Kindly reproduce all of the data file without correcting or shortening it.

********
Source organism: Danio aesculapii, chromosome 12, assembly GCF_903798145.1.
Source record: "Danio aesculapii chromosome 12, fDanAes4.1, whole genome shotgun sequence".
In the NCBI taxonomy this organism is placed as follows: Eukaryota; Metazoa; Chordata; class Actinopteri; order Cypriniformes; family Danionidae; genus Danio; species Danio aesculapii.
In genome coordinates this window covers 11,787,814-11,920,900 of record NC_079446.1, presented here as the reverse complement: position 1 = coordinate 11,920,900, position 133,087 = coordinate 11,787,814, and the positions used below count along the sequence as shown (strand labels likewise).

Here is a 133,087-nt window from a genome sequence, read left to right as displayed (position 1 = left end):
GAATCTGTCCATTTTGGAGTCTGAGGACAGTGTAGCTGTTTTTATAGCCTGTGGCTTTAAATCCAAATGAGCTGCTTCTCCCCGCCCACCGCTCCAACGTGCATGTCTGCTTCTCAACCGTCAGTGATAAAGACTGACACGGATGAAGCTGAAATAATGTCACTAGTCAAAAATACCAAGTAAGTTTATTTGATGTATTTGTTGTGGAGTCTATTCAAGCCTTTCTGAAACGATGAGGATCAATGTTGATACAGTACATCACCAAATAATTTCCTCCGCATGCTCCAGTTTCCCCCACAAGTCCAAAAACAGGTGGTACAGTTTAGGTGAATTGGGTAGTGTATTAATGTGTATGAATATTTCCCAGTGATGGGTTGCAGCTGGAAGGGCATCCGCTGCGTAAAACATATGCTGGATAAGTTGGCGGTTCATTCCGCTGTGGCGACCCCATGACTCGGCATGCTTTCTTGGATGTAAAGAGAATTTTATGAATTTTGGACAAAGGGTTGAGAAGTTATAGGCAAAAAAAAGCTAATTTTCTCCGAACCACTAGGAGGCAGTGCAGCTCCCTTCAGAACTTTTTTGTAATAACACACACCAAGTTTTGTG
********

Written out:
Source organism: Danio aesculapii, chromosome 12, assembly GCF_903798145.1.
Source record: "Danio aesculapii chromosome 12, fDanAes4.1, whole genome shotgun sequence".
In the NCBI taxonomy this organism is placed as follows: Eukaryota; Metazoa; Chordata; class Actinopteri; order Cypriniformes; family Danionidae; genus Danio; species Danio aesculapii.
In genome coordinates this window covers 11,787,814-11,920,900 of record NC_079446.1, presented here as the reverse complement: position 1 = coordinate 11,920,900, position 133,087 = coordinate 11,787,814, and the positions used below count along the sequence as shown (strand labels likewise).

Here is a 133,087-nt window from a genome sequence, read left to right as displayed (position 1 = left end):
GAATCTGTCCATTTTGGAGTCTGAGGACAGTGTAGCTGTTTTTATAGCCTGTGGCTTTAAATCCAAATGAGCTGCTTCTCCCCGCCCACCGCTCCAACGTGCATGTCTGCTTCTCAACCGTCAGTGATAAAGACTGACACGGATGAAGCTGAAATAATGTCACTAGTCAAAAATACCAAGTAAGTTTATTTGATGTATTTGTTGTGGAGTCTATTCAAGCCTTTCTGAAACGATGAGGATCAATGTTGATACAGTACATCACCAAATAATTTCCTCCGCATGCTCCAGTTTCCCCCACAAGTCCAAAAACAGGTGGTACAGTTTAGGTGAATTGGGTAGTGTATTAATGTGTATGAATATTTCCCAGTGATGGGTTGCAGCTGGAAGGGCATCCGCTGCGTAAAACATATGCTGGATAAGTTGGCGGTTCATTCCGCTGTGGCGACCCCATGACTCGGCATGCTTTCTTGGATGTAAAGAGAATTTTATGAATTTTGGACAAAGGGTTGAGAAGTTATAGGCAAAAAAAAGCTAATTTTCTCCGAACCACTAGGAGGCAGTGCAGCTCCCTTCAGAACTTTTTTGTAATAACACACACCAAGTTTTGTG